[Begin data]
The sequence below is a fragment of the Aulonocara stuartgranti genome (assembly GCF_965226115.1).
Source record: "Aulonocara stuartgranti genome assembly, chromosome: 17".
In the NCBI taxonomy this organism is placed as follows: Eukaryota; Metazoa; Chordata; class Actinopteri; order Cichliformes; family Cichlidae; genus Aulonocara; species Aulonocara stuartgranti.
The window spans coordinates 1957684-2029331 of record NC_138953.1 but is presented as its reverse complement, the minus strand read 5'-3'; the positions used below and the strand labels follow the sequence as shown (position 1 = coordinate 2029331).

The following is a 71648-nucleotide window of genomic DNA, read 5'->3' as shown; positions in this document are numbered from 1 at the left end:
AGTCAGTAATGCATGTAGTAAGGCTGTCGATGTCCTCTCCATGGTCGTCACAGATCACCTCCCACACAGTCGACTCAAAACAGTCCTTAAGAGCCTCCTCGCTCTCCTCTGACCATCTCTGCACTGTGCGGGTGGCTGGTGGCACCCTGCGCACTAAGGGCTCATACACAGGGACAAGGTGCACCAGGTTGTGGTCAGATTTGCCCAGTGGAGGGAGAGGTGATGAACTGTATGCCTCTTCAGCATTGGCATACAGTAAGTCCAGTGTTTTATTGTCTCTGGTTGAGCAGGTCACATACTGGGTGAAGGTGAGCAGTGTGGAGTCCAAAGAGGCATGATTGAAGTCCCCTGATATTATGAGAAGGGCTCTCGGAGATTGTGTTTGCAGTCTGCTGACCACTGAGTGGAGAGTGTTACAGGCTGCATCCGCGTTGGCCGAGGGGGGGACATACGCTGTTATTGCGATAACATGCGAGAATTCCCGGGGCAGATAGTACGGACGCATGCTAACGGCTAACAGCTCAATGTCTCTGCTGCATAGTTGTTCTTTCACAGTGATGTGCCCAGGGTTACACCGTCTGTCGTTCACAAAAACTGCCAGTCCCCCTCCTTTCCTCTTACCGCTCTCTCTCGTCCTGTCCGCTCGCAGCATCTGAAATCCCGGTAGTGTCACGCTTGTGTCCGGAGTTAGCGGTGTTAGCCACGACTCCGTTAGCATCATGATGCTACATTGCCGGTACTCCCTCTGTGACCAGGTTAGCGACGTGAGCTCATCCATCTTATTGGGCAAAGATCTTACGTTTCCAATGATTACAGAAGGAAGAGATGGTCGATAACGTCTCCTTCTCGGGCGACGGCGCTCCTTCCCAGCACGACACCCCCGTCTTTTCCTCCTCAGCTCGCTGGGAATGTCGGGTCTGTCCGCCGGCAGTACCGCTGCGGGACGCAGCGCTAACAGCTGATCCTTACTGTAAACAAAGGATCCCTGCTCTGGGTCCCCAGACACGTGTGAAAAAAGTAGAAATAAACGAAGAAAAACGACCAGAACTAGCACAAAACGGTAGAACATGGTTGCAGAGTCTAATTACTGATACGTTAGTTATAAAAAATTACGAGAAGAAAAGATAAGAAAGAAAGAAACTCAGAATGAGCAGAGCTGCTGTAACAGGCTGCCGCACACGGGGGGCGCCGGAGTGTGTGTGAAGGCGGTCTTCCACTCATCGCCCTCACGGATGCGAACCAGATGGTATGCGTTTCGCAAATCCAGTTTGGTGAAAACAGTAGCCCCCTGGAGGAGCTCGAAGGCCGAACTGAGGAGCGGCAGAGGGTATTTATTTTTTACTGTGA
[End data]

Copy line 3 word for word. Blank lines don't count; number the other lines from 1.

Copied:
In the NCBI taxonomy this organism is placed as follows: Eukaryota; Metazoa; Chordata; class Actinopteri; order Cichliformes; family Cichlidae; genus Aulonocara; species Aulonocara stuartgranti.